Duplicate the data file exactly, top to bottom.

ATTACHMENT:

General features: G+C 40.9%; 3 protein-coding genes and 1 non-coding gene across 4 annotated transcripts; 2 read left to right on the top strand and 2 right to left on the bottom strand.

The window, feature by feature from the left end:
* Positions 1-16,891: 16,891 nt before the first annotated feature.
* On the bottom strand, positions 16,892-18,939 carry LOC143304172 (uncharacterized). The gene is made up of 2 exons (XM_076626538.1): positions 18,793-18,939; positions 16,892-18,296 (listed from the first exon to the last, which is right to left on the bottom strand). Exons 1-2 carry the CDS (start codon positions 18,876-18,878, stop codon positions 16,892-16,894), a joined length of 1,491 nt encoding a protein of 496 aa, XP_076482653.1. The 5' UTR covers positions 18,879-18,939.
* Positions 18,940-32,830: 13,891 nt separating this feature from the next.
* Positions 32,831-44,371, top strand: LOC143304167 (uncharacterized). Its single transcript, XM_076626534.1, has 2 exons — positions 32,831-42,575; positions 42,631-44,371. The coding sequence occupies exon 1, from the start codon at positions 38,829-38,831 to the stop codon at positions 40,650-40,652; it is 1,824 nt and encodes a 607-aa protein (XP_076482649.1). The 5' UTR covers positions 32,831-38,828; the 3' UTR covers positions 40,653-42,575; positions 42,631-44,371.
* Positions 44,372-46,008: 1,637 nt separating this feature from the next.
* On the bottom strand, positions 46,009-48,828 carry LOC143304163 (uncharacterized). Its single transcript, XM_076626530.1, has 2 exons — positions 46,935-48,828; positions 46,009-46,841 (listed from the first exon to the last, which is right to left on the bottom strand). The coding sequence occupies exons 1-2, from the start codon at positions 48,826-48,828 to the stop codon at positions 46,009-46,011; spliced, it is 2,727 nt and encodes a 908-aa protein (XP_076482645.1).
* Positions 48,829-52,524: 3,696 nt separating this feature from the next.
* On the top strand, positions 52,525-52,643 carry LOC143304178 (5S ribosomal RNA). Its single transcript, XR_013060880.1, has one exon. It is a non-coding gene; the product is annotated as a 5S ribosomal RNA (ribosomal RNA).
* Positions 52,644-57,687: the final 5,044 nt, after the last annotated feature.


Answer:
General features: G+C 40.9%; 3 protein-coding genes and 1 non-coding gene across 4 annotated transcripts; 2 read left to right on the top strand and 2 right to left on the bottom strand.

The window, feature by feature from the left end:
* Positions 1-16,891: 16,891 nt before the first annotated feature.
* On the bottom strand, positions 16,892-18,939 carry LOC143304172 (uncharacterized). The gene is made up of 2 exons (XM_076626538.1): positions 18,793-18,939; positions 16,892-18,296 (listed from the first exon to the last, which is right to left on the bottom strand). Exons 1-2 carry the CDS (start codon positions 18,876-18,878, stop codon positions 16,892-16,894), a joined length of 1,491 nt encoding a protein of 496 aa, XP_076482653.1. The 5' UTR covers positions 18,879-18,939.
* Positions 18,940-32,830: 13,891 nt separating this feature from the next.
* Positions 32,831-44,371, top strand: LOC143304167 (uncharacterized). Its single transcript, XM_076626534.1, has 2 exons — positions 32,831-42,575; positions 42,631-44,371. The coding sequence occupies exon 1, from the start codon at positions 38,829-38,831 to the stop codon at positions 40,650-40,652; it is 1,824 nt and encodes a 607-aa protein (XP_076482649.1). The 5' UTR covers positions 32,831-38,828; the 3' UTR covers positions 40,653-42,575; positions 42,631-44,371.
* Positions 44,372-46,008: 1,637 nt separating this feature from the next.
* On the bottom strand, positions 46,009-48,828 carry LOC143304163 (uncharacterized). Its single transcript, XM_076626530.1, has 2 exons — positions 46,935-48,828; positions 46,009-46,841 (listed from the first exon to the last, which is right to left on the bottom strand). The coding sequence occupies exons 1-2, from the start codon at positions 48,826-48,828 to the stop codon at positions 46,009-46,011; spliced, it is 2,727 nt and encodes a 908-aa protein (XP_076482645.1).
* Positions 48,829-52,524: 3,696 nt separating this feature from the next.
* On the top strand, positions 52,525-52,643 carry LOC143304178 (5S ribosomal RNA). Its single transcript, XR_013060880.1, has one exon. It is a non-coding gene; the product is annotated as a 5S ribosomal RNA (ribosomal RNA).
* Positions 52,644-57,687: the final 5,044 nt, after the last annotated feature.